By Stephen Young
By Stephen Young
By Stephen Young
By Jim Schutze
By Rachel Watts
By Lauren Drewes Daniels
"They came out, and they had nothing. Not one thing," says Maggie Newman, a nurse and eight-year veteran of the hospital's intensive care unit for babies. "I don't know how they thought the baby was going to go home." The couple lacked the barest essentials for taking home their newborn: baby seat, baby clothes, blanket.
Newman has seen her share of the poor come through Parkland's delivery rooms and nursery areas, which serve Dallas County's many uninsured residents. With more than 15,000 births a year, Parkland sustains an "airport terminal's" frenzied pace, one administrator says. In comparison, about 2,200 babies are born each year at New York's famous Bellevue Hospital Center, a similarly public hospital in jam-packed Manhattan. At Parkland, taxpayers take care of mothers and babies through delivery, but that's when the obligation ends. Anything for the babies to wear during lengthy stays in intensive care, or to be wrapped in at the bus stop going home or to an unheated house, is the family's responsibility.
While volunteers donate a tremendous amount of baby goods every year, Parkland is "desperate" for more, administrators say. The hospital posted a plea for more goods on the county's Web page that says as much.
Standing beside a cardboard box full of red fleece blankets adorned with teddy bears and a plastic sack full of baby-blue and pink knitted caps and booties, it's hard to believe Parkland volunteer services director Lisa Little when she passionately pleads for more, more, more. But while poking around in the box of the donated blankets and other goods, Little explains that Parkland's appetite for newborn clothes and blankets is insatiable. Even if they could, Little says, the nurses wouldn't give every mother and child a blanket, cap, or baby bumper (a soft, flexible, sock-like tube that wraps around a baby and is said to help prevent Sudden Infant Death Syndrome). Nurses use discretion and give items only to the most needy. But the stocks of goods disappear quickly anyway, she says.
"This will all be gone today, probably," she says, motioning at the bulging bags of goods.
Parkland, through the American Red Cross and Dallas-area organizations such as the Little Angels, receives literally tons of donated goods each year. This year is no different. The hospital doesn't keep precise records of donations coming in or going out, but Little estimates that Parkland received enough knitted goods such as hats, booties, and blankets to outfit 8,000 newborns, about half of the hospital's annual birth tally. If the items were purchased at retail costs, about $20 would be needed to provide each baby a blanket, hat, and socks. The reason for the shortage is simple: The demand far exceeds the supply.
Michele Allison, who made the expensive-looking fleece blankets, is one of those who donate to the hospital's nursery. Allison lives in Rogue River, Oregon, a tiny burg about 50 miles north of the California border (and home to the National Rooster Crowing Contest). Sure, she says, the Pacific Northwest probably has needy babies and mothers, but she read about Parkland's shortage through an online volunteer group and decided to help. Since August, she spent her spare time sewing and knitting instead of reading. She made eight blankets (two knitted) and a couple of dresses for infant burials. But even with volunteers like Allison, so many needy mothers are having babies at Parkland that the nationwide network of donors--typically elderly women who can still knit, Little says--can't keep up.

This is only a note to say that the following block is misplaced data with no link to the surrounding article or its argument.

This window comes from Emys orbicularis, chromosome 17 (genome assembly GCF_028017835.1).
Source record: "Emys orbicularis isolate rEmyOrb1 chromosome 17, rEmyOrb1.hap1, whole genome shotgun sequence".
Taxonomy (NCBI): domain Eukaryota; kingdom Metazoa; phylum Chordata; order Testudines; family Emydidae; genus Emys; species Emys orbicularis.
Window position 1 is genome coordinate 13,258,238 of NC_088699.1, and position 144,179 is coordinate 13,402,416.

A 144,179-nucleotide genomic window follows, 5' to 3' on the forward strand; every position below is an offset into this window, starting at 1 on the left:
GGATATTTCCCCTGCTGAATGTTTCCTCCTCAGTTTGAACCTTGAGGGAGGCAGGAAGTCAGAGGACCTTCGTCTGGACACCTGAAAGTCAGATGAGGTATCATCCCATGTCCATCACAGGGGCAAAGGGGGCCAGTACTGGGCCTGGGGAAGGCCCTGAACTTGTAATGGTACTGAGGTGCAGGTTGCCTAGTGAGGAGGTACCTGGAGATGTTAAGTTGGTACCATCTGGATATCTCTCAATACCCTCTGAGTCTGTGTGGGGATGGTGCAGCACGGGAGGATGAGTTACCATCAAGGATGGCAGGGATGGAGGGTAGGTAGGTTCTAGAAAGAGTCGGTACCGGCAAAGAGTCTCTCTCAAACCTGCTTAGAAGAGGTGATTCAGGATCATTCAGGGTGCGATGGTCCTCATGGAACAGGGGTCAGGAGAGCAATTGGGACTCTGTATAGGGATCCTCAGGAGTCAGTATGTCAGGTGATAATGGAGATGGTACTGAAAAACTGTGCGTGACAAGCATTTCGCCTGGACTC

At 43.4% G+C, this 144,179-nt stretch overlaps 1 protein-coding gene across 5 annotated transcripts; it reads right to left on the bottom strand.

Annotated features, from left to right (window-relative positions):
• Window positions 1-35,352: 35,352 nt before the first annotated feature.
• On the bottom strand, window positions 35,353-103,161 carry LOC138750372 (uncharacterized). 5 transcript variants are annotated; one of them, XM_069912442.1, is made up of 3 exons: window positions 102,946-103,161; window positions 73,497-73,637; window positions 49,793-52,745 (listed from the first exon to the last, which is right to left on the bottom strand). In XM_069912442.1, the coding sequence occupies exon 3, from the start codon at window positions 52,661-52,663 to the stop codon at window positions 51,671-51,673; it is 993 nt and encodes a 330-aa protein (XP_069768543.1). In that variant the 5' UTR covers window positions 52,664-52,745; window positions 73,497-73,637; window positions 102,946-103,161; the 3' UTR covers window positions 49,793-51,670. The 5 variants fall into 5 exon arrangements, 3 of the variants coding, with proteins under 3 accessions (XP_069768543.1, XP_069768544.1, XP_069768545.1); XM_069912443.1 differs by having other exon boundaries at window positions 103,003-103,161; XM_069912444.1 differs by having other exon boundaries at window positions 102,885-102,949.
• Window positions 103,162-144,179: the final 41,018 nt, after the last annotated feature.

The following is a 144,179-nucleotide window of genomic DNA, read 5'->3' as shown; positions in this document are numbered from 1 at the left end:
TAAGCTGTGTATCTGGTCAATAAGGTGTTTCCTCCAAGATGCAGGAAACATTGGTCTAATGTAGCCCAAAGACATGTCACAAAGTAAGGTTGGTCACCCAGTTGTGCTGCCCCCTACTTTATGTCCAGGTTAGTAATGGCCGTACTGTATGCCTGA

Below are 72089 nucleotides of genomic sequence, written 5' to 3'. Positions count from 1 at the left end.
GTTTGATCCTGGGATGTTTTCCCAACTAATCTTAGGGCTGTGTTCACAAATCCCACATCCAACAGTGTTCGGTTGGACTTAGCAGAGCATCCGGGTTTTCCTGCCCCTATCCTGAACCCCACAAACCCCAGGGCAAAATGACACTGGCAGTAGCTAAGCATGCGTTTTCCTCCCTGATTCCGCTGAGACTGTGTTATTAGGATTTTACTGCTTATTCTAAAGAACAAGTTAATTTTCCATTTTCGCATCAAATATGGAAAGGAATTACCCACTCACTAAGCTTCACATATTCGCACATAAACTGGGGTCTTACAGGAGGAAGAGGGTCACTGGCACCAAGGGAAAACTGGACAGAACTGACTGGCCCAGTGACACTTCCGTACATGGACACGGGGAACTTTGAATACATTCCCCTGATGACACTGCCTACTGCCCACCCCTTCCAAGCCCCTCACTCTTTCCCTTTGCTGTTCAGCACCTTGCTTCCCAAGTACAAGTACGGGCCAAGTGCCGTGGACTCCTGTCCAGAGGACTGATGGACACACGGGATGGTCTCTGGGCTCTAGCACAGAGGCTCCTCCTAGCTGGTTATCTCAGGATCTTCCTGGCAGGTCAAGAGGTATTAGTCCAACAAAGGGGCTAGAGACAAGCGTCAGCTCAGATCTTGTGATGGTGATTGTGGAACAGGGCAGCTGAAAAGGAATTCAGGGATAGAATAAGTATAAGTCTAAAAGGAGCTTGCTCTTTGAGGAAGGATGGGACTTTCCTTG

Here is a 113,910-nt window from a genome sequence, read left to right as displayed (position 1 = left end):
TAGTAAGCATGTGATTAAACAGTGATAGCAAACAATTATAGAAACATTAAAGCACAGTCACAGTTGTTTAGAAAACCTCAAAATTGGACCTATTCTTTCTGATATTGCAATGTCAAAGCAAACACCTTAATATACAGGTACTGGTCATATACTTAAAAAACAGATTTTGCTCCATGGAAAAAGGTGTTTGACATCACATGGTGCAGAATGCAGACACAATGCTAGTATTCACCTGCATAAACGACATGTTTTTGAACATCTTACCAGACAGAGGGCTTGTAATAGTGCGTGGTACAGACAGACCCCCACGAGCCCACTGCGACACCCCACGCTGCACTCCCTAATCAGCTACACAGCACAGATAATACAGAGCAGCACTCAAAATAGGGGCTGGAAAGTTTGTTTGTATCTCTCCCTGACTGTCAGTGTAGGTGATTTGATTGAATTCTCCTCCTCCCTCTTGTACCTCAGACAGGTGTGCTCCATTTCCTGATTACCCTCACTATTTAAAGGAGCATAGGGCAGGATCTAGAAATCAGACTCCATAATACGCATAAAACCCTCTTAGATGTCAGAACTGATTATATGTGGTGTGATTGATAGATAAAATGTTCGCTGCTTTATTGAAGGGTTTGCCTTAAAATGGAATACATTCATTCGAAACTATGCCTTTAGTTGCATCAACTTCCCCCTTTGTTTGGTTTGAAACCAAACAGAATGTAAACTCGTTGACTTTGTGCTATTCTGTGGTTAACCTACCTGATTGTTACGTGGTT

When told about the shortage, Allison sighs and says her group, Knitting 4 Children, knows. "We talk to one another about not getting down because we can't fill those numbers," she said. Dale Talley, director of Parkland's nursery services, says the hospital's intensive care unit for babies, which treats about 10 percent of the newborns, puts the donated outfits to particularly good use. The tiny newborns, hooked up to machines, are barely recognizable to some frightened parents, many of whom speak little English (about 70 percent of the mothers are Hispanic).
"It gives kind of a little personality to that baby, and it makes it a little less threatening for the parent to see her baby dressed in a sweet little outfit when here it is with all these beepers and things going on," Talley says. "By having the ability to dress these babies in some of these hand-made little clothes, at least it's something that makes it look like we do have a baby here. Through all these bells and whistles and people looking nervous, this is a baby."
Nurse Newman says when the hospital can send a new baby home in a warm hat and a blanket, it makes the staff and parents feel better too. She doesn't know what some of the impoverished parents think they will do when they go home, but she is heartened when the hospital can help out. The young mother who came to get her premature daughter was just such a case.